Norman Baker: The hon. Gentleman said that he would be helpful last time. On the issue of children and education, I refer the Secretary of State to the European Commissions RANCH project on road traffic and aircraft noise exposure, which found a clear link between aircraft noise and delays in reading age. A 5 dB increase in noise level was linked to children being up to two months behind in their reading age. Those are serious issues for people who live in the Heathrow area, and they are not being addressed; they are being skated over. The Government are not taking into account health or the environment; they are considering only BAA.
A third runway would increase flights at Heathrow from 477,000we were promised that that would be the maximumto 720,000 a year. That is a huge increase, and it is contrary to a statement made in 2001 by one of the Secretary of States predecessors, the right hon. Member for North Tyneside (Mr. Byers), who said of terminal 5:
we are making it a planning condition that there will be a limit of 480,000 flight movements a year.[ Official Report, 20 November 2001; Vol. 375, c. 183.]
Susan Kramer: I thank my hon. Friend for making that point, because it touches on the sense of betrayal that my constituents feel. Not only did the Government agree that they would cap flights at 480,000, but Sir John Egan, chairman of BAA, said that BAA would urge the Government to rule out an additional runway at Heathrow if permission were given for terminal 5. On the basis of that trust, approval for terminal 5 was given, only for that agreement to be torn up three weeks after the planning inspectors decision.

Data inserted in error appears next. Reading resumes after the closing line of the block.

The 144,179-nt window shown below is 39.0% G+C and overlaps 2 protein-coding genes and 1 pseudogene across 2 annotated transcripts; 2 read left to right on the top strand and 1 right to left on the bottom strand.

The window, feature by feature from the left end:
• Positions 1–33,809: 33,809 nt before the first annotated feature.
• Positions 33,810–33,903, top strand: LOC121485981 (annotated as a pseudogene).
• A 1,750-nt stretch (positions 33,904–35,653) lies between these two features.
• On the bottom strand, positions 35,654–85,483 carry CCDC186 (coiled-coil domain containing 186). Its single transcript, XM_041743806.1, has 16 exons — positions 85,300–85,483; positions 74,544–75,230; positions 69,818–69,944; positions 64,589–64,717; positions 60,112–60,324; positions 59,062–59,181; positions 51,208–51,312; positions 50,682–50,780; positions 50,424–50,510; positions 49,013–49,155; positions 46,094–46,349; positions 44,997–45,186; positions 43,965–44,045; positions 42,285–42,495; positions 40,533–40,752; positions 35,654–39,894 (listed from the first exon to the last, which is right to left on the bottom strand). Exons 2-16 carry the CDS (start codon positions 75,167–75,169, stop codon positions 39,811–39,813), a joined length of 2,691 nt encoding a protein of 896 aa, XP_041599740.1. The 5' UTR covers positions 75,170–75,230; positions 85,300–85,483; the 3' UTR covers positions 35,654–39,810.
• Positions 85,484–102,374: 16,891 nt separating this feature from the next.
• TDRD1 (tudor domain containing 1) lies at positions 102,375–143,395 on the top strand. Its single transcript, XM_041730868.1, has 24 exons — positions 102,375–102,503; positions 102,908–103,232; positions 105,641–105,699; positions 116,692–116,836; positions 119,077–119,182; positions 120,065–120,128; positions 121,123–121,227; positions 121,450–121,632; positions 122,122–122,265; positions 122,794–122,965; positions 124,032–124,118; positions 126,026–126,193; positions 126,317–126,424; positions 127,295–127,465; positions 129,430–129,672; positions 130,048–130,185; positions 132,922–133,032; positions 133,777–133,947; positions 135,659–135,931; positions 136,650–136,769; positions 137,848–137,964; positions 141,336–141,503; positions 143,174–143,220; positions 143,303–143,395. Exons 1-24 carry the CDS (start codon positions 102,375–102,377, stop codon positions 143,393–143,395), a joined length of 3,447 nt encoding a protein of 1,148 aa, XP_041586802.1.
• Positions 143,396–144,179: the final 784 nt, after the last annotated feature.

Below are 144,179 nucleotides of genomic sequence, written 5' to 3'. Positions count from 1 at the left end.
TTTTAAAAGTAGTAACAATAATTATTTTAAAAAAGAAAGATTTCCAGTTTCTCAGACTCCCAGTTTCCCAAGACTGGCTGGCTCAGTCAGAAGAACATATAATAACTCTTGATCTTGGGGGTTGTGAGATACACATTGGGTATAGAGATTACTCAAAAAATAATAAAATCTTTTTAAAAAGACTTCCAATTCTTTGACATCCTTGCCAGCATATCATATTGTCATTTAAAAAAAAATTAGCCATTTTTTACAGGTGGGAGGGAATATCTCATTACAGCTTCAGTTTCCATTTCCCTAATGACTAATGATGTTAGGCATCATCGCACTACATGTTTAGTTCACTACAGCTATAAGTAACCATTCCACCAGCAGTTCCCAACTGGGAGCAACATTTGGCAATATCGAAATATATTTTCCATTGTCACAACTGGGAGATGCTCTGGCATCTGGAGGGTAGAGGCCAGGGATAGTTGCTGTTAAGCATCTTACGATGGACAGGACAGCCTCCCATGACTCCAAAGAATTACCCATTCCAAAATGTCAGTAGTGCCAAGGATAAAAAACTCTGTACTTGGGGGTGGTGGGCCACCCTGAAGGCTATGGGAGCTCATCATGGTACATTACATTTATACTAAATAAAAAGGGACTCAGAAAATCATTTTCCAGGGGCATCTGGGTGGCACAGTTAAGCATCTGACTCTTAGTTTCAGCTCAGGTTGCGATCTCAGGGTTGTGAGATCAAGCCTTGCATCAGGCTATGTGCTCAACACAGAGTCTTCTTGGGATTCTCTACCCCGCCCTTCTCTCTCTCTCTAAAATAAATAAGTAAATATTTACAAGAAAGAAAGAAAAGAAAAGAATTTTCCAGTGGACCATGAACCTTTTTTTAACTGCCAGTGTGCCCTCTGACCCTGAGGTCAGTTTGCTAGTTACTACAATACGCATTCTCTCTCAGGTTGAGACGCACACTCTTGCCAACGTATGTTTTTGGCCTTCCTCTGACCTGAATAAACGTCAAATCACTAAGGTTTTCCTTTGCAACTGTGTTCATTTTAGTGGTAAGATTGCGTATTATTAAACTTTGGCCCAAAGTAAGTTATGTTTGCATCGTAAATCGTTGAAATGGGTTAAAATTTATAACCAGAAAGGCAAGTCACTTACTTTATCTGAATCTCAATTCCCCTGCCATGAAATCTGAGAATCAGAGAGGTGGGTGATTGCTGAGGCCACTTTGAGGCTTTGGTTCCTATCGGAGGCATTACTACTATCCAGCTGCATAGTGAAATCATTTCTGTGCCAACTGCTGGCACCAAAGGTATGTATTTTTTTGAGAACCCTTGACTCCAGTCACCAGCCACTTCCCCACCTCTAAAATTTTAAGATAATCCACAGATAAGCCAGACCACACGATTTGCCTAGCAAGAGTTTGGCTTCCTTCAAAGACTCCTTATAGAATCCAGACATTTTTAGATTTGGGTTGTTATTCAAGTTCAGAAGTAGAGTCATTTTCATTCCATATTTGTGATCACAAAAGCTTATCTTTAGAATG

Norman Baker: My hon. Friend is absolutely right, and we can draw three lessons from that. The first is that the aviation industry is insatiable, as the hon. Member for Sunderland, South has said; the second is that Governments always give way; and the third is that when it comes to aviation, they do not keep their promises. In fact, they forget their promises and pretend that they have not made them. Another issuethe number of issues to do with Heathrow is almost endlessis the question of whether expansion is safe. That is an important and serious consideration.
Mr. John Horam (Orpington) (Con): The hon. Gentleman makes an important point that he has not mentioned in his motion, although it is very much on my mind following the tragic air crash in Farnborough in my constituency on Sunday, in which five people died in a plane. It is a miracle that more people were not killed in the residential area that abuts Biggin Hill. When planning airport expansion, the Secretary of State ought to pay attention to the question of how close expansion should come to built-up residential areas with hospitals, schools and houses. It is a serious issue.